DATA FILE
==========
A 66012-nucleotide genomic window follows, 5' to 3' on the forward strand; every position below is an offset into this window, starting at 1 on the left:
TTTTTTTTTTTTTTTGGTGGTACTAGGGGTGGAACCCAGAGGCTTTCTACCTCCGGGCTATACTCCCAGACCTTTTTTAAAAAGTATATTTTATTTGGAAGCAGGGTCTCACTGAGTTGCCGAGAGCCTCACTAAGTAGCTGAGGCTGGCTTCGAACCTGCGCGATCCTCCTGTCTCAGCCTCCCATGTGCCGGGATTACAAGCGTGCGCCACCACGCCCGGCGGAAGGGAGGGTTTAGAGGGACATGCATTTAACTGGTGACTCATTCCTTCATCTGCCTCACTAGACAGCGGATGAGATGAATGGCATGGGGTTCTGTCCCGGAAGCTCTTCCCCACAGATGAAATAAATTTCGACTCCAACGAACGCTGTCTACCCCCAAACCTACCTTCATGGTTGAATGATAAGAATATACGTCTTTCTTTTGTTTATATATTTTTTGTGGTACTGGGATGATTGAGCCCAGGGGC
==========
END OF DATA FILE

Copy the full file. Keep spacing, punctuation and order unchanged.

A 66012-nucleotide genomic window follows, 5' to 3' on the forward strand; every position below is an offset into this window, starting at 1 on the left:
TTTTTTTTTTTTTTTGGTGGTACTAGGGGTGGAACCCAGAGGCTTTCTACCTCCGGGCTATACTCCCAGACCTTTTTTAAAAAGTATATTTTATTTGGAAGCAGGGTCTCACTGAGTTGCCGAGAGCCTCACTAAGTAGCTGAGGCTGGCTTCGAACCTGCGCGATCCTCCTGTCTCAGCCTCCCATGTGCCGGGATTACAAGCGTGCGCCACCACGCCCGGCGGAAGGGAGGGTTTAGAGGGACATGCATTTAACTGGTGACTCATTCCTTCATCTGCCTCACTAGACAGCGGATGAGATGAATGGCATGGGGTTCTGTCCCGGAAGCTCTTCCCCACAGATGAAATAAATTTCGACTCCAACGAACGCTGTCTACCCCCAAACCTACCTTCATGGTTGAATGATAAGAATATACGTCTTTCTTTTGTTTATATATTTTTTGTGGTACTGGGATGATTGAGCCCAGGGGC